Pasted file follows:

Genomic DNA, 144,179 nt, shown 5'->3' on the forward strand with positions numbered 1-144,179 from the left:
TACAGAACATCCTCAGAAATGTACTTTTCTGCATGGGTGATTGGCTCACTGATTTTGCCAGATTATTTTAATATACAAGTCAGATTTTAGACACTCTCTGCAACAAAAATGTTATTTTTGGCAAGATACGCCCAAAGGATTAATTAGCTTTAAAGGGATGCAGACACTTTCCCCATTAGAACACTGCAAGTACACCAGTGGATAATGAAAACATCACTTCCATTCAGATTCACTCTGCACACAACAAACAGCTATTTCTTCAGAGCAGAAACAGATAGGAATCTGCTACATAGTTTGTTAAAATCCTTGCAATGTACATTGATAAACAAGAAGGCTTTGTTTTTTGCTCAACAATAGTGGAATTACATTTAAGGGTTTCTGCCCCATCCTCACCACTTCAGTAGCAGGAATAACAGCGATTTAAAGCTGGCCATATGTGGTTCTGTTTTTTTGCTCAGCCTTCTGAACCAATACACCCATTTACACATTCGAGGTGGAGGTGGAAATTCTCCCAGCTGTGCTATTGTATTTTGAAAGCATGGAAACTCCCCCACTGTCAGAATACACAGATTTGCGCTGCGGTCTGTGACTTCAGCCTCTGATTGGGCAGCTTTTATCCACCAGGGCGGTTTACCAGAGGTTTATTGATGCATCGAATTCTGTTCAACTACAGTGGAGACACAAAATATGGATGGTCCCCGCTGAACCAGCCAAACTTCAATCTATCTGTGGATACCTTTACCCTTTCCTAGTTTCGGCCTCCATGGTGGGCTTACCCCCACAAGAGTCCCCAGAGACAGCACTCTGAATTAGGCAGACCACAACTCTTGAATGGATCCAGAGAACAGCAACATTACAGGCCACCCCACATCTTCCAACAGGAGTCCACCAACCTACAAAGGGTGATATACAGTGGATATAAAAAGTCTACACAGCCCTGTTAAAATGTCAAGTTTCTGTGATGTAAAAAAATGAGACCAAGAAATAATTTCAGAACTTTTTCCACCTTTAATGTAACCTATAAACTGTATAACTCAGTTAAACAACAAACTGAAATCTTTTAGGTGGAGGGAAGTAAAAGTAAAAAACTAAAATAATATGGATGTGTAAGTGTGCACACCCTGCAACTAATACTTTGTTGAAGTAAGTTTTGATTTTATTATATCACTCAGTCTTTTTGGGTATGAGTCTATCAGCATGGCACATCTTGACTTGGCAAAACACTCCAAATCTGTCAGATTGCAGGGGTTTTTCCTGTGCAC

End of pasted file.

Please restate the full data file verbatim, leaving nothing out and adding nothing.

Genomic DNA, 144,179 nt, shown 5'->3' on the forward strand with positions numbered 1-144,179 from the left:
TACAGAACATCCTCAGAAATGTACTTTTCTGCATGGGTGATTGGCTCACTGATTTTGCCAGATTATTTTAATATACAAGTCAGATTTTAGACACTCTCTGCAACAAAAATGTTATTTTTGGCAAGATACGCCCAAAGGATTAATTAGCTTTAAAGGGATGCAGACACTTTCCCCATTAGAACACTGCAAGTACACCAGTGGATAATGAAAACATCACTTCCATTCAGATTCACTCTGCACACAACAAACAGCTATTTCTTCAGAGCAGAAACAGATAGGAATCTGCTACATAGTTTGTTAAAATCCTTGCAATGTACATTGATAAACAAGAAGGCTTTGTTTTTTGCTCAACAATAGTGGAATTACATTTAAGGGTTTCTGCCCCATCCTCACCACTTCAGTAGCAGGAATAACAGCGATTTAAAGCTGGCCATATGTGGTTCTGTTTTTTTGCTCAGCCTTCTGAACCAATACACCCATTTACACATTCGAGGTGGAGGTGGAAATTCTCCCAGCTGTGCTATTGTATTTTGAAAGCATGGAAACTCCCCCACTGTCAGAATACACAGATTTGCGCTGCGGTCTGTGACTTCAGCCTCTGATTGGGCAGCTTTTATCCACCAGGGCGGTTTACCAGAGGTTTATTGATGCATCGAATTCTGTTCAACTACAGTGGAGACACAAAATATGGATGGTCCCCGCTGAACCAGCCAAACTTCAATCTATCTGTGGATACCTTTACCCTTTCCTAGTTTCGGCCTCCATGGTGGGCTTACCCCCACAAGAGTCCCCAGAGACAGCACTCTGAATTAGGCAGACCACAACTCTTGAATGGATCCAGAGAACAGCAACATTACAGGCCACCCCACATCTTCCAACAGGAGTCCACCAACCTACAAAGGGTGATATACAGTGGATATAAAAAGTCTACACAGCCCTGTTAAAATGTCAAGTTTCTGTGATGTAAAAAAATGAGACCAAGAAATAATTTCAGAACTTTTTCCACCTTTAATGTAACCTATAAACTGTATAACTCAGTTAAACAACAAACTGAAATCTTTTAGGTGGAGGGAAGTAAAAGTAAAAAACTAAAATAATATGGATGTGTAAGTGTGCACACCCTGCAACTAATACTTTGTTGAAGTAAGTTTTGATTTTATTATATCACTCAGTCTTTTTGGGTATGAGTCTATCAGCATGGCACATCTTGACTTGGCAAAACACTCCAAATCTGTCAGATTGCAGGGGTTTTTCCTGTGCAC